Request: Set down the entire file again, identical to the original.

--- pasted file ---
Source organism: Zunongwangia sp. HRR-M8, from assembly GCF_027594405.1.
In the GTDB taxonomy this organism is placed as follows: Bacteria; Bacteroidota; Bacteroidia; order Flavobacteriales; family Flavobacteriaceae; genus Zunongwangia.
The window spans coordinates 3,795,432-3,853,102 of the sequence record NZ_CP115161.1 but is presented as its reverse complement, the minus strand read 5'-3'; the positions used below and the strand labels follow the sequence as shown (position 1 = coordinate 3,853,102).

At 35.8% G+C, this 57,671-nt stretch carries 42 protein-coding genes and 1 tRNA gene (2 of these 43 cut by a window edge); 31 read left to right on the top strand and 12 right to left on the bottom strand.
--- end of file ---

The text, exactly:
Source organism: Zunongwangia sp. HRR-M8, from assembly GCF_027594405.1.
In the GTDB taxonomy this organism is placed as follows: Bacteria; Bacteroidota; Bacteroidia; order Flavobacteriales; family Flavobacteriaceae; genus Zunongwangia.
The window spans coordinates 3,795,432-3,853,102 of the sequence record NZ_CP115161.1 but is presented as its reverse complement, the minus strand read 5'-3'; the positions used below and the strand labels follow the sequence as shown (position 1 = coordinate 3,853,102).

At 35.8% G+C, this 57,671-nt stretch carries 42 protein-coding genes and 1 tRNA gene (2 of these 43 cut by a window edge); 31 read left to right on the top strand and 12 right to left on the bottom strand.